I’ve said it before, and will probably say it again, but in this day and age it is hard for most people to keep their minds focussed on one subject for more than a few moments.
It is also a fact, that to live, we need to breath.
If we combine these two facts we can, with practice, enhance the quality of our lives.
In times of stress we can deliberately focus on our breathing, slow the heart rate and give our body and its natural choice of flight or fight a chance to kick in. Most of the time, it simply allows us the chance to start thinking straight when something startles us, or we find ourselves out of our comfort zone.
At first, when you try this, the mind will flit from one thought to another, and you might even feel that the meditation is making your mind busier; but in reality you are just becoming more aware of how busy your mind actually is. And more shockingly you will discover how hard it is to bring your mind back to the point of focus.
You will find that you are probably deluding yourself if you assume you are in control of your thoughts. Now how scary is that? I mean, if someone invaded your home and started telling you what to do, you’d be outraged. But, quietly, sneakily, your mind is enjoying a level of freedom that is setting hidden, subliminal limits and controls on your lifestyle and beliefs.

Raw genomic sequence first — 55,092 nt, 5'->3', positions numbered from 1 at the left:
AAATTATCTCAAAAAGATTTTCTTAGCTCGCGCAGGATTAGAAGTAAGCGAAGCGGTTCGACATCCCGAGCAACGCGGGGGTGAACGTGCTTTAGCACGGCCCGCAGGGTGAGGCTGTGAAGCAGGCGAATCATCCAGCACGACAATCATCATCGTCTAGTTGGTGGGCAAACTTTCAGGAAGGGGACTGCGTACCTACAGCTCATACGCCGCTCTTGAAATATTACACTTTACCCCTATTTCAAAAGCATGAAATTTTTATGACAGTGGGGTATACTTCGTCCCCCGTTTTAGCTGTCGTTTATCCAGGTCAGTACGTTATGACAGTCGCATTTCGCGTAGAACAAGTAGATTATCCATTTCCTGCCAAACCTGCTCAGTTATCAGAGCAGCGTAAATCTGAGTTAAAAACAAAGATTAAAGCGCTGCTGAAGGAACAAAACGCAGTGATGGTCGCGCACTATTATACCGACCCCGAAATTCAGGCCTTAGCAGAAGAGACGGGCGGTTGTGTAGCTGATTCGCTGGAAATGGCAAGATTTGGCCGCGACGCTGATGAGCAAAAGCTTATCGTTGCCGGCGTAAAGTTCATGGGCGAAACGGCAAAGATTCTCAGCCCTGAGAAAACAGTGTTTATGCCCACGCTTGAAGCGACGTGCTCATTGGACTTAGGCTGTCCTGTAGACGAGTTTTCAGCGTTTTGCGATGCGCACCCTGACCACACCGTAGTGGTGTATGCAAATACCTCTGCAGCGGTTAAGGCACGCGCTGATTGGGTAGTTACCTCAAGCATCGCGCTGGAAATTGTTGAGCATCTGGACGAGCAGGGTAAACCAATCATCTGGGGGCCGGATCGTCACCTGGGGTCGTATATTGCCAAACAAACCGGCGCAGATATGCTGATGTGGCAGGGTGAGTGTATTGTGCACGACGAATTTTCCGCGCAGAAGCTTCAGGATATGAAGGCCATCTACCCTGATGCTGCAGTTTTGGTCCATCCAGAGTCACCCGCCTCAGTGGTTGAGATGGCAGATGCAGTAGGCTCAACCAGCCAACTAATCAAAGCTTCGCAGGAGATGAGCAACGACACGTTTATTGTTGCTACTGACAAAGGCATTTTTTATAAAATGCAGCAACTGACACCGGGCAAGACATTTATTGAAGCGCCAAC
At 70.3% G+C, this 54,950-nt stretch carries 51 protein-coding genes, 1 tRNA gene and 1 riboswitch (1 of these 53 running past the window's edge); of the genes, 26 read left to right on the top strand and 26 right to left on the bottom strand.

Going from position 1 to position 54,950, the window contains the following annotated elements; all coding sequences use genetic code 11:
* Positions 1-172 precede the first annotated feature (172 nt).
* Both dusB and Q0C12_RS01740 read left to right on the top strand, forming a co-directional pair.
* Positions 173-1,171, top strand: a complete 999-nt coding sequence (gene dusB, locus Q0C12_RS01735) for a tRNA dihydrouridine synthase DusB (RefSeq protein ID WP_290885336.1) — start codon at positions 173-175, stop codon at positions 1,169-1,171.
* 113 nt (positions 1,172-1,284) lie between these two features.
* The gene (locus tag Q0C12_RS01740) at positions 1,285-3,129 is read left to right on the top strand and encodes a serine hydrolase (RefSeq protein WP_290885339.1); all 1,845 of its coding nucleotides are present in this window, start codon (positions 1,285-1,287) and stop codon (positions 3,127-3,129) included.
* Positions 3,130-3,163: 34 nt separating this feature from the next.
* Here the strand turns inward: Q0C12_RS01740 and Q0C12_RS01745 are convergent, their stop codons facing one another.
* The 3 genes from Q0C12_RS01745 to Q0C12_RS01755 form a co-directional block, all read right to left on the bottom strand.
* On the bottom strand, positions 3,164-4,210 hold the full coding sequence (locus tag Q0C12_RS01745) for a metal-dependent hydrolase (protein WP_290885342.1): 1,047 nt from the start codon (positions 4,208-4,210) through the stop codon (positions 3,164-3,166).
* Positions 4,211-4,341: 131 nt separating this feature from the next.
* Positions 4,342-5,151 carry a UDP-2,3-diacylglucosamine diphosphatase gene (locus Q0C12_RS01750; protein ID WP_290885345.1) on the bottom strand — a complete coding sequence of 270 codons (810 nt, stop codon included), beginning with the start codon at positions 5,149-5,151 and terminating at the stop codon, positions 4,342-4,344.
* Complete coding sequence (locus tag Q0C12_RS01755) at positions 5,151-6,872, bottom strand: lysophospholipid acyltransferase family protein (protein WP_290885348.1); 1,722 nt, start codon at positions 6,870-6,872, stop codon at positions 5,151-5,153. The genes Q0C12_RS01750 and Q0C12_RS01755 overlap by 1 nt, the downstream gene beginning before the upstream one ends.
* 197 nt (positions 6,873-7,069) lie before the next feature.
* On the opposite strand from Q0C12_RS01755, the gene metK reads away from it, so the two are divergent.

It will be tempting to follow the different thoughts as they arise, but resist, stay firm, and remain focused single-pointedly on the sensation of the breath.
Every time your mind wanders from your breathing and is following our thoughts, immediately refocus on the breath. Repeat this as often as necessary until the mind settles on the breath.
If practiced regularly in this way, your distracting thoughts will subside and you will experience a sense of inner peace and relaxation.
Much of the stress and tension normally experienced comes from our mind, and many of the problems, including ill health, are caused or aggravated by stress.
By giving yourself permission to enjoy this breathing meditation for ten or fifteen minutes each day, you will not reduce stress but find an inner strength building
within you to face, calmly, situation that previously would have stressed you out.
By taking something your already own, your breath, and honing it into a sharp tool of calmness and tranquility, not only will your mind will feel lucid and spacious but you will feel refreshed.